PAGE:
Ever since the European Community now grown to 12 members - was formed in the years after World War II, the ultimate dream was the formation of a kind of "United States of Europe." That ideal took a step closer to reality this week when five nations of the group agreed to let people travel from one country to another without border controls.
The 12-member economic community is scheduled to merge economies after Dec. 31, 1992, to create a single, barrier-free market. But not all are expected to simply abolish border controls at that time.The five leading the way toward a unified Europe are Belgium, France, Luxembourg, the Netherlands and West Germany. It will include East Germany after the expected unification of the two Germanys. Italy also has applied to join the group.
Under the pact, the nations will remove border checks for their citizens. People outside the five countries will be able to visit up to three months without a visa.
As can be imagined, the treaty was not easy to reach. Concerns about crime, terrorism, asylum seekers, bank secrecy laws and other issues of sovereignty put the negotiations three years behind schedule. Britain refused to sign the no-frontiers agreement because of some of those concerns, particularly those about criminals, illegal arms and drugs.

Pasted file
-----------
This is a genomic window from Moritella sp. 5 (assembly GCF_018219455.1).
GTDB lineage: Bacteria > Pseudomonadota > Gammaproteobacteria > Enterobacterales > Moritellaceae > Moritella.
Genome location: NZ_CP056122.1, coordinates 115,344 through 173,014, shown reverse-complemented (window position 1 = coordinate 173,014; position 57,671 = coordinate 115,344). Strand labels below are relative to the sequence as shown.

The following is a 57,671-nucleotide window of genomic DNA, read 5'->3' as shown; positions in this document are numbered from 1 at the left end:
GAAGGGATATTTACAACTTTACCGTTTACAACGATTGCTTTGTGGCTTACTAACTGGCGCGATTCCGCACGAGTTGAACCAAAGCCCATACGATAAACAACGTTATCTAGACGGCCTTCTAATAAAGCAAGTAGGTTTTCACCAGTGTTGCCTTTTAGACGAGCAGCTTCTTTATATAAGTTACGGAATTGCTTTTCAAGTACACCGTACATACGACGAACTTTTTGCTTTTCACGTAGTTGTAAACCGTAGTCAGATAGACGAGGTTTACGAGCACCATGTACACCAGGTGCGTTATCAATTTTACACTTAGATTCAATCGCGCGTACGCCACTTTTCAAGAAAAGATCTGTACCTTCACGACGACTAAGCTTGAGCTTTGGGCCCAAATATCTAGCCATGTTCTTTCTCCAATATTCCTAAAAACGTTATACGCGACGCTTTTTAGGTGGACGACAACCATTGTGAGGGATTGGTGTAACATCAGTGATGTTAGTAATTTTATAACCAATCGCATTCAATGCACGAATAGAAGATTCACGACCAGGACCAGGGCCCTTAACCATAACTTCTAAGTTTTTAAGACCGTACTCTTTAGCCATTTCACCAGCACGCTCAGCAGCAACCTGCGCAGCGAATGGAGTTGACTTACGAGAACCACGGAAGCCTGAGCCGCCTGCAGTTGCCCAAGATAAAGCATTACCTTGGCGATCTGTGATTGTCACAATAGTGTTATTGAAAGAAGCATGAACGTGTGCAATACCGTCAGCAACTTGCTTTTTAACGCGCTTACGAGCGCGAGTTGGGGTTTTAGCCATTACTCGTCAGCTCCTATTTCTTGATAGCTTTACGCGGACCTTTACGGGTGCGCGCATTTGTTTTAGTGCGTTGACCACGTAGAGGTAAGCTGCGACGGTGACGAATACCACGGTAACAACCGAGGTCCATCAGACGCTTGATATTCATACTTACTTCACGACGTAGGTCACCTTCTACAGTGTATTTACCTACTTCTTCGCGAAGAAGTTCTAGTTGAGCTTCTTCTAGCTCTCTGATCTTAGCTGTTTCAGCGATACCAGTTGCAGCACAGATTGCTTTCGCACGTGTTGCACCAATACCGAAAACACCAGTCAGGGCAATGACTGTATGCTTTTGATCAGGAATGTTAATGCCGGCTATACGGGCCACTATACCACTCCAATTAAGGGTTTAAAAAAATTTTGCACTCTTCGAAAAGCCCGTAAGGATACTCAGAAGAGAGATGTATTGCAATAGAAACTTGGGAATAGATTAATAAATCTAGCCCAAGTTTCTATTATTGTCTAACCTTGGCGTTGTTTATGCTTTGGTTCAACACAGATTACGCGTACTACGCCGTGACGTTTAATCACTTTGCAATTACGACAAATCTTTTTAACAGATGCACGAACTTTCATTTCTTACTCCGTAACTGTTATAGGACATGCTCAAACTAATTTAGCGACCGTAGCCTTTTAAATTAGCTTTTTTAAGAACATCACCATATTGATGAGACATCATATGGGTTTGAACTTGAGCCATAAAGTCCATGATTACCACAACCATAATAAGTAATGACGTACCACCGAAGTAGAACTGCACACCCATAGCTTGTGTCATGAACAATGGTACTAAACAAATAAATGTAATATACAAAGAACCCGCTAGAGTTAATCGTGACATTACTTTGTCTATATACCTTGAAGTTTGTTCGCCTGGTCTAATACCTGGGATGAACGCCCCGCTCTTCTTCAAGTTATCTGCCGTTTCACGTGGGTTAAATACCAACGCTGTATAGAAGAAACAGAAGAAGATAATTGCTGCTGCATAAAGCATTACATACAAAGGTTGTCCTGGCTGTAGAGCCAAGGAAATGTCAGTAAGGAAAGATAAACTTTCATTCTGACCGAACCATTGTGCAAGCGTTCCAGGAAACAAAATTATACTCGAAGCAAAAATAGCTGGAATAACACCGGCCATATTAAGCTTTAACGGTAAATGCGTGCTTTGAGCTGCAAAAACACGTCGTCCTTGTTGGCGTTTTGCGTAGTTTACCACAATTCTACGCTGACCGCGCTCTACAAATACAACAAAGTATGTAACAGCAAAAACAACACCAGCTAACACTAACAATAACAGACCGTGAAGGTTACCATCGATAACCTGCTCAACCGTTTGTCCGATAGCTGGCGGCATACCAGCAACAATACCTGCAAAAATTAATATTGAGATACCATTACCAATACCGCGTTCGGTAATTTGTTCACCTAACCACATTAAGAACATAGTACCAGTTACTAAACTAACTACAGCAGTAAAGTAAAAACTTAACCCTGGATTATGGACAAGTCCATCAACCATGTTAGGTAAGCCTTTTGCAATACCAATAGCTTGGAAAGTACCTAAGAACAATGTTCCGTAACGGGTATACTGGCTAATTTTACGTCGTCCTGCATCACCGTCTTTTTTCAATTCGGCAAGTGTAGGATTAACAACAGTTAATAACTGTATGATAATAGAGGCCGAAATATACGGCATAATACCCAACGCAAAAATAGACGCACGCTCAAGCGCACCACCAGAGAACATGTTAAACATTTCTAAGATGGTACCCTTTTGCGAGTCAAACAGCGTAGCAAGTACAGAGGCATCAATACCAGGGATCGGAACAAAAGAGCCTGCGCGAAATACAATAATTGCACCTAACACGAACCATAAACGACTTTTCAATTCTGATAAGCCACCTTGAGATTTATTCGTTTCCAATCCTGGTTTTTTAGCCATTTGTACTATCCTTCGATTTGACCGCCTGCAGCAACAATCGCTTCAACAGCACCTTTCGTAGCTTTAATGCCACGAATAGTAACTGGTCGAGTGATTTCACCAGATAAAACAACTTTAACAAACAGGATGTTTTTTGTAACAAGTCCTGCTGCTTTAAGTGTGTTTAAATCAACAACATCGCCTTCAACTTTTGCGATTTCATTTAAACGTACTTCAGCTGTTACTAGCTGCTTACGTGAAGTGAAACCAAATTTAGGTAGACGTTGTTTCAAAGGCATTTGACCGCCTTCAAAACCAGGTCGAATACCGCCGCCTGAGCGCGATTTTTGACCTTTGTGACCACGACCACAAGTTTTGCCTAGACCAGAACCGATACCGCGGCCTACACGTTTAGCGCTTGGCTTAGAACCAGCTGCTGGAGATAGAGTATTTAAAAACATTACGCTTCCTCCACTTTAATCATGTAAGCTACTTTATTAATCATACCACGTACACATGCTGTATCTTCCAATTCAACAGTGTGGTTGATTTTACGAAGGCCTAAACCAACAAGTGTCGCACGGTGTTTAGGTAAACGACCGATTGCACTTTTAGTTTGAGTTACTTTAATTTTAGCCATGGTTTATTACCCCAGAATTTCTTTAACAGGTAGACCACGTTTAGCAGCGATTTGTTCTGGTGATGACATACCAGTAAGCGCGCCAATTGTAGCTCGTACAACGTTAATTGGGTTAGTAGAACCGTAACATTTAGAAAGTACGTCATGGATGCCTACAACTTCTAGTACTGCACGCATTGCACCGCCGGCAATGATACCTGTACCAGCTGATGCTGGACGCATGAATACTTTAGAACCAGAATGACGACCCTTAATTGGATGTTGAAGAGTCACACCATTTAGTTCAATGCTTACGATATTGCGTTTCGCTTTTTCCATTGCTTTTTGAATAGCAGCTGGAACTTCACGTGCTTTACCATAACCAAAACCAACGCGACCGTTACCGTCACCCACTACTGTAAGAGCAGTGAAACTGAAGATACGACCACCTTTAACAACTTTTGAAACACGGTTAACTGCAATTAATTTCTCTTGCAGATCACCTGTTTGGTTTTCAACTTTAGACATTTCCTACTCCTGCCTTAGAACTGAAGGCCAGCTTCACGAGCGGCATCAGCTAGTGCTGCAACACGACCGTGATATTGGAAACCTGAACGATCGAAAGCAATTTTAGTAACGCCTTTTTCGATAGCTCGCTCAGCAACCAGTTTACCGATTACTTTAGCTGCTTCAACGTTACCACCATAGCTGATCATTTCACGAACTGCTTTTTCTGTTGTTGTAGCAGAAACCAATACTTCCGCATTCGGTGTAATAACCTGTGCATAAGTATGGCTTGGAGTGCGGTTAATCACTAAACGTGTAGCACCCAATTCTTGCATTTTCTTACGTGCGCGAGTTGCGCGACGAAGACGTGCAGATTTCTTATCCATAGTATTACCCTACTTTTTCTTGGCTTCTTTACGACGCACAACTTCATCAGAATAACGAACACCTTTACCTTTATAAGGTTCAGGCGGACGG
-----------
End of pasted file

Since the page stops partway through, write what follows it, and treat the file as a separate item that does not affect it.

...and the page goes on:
Yet the same day the pact was signed, a joint Dutch-Belgian operation nabbed four Irish Republican Army suspects. Even Britain acknowledged that the capture of the four terrorists was a serious blow to the IRA.
The problems of crime will be dealt with through closer cooperation between justice officials, simpler extradition procedures, adoption of similar gun-control legislation and a joint computer data bank on wanted or missing people and such things as stolen cars and passports. Police will be allowed "hot pursuit" rights up to six miles across national borders.
Ultimately, traveling from one country to another in Europe will be no more difficult than crossing the borders between Utah and any of its neighboring states.
For those who have studied the centuries of wars and bitter linguistic and cultural divisions that have plagued Europe, the no-frontier policy is a quiet, but nonetheless remarkable, evolution.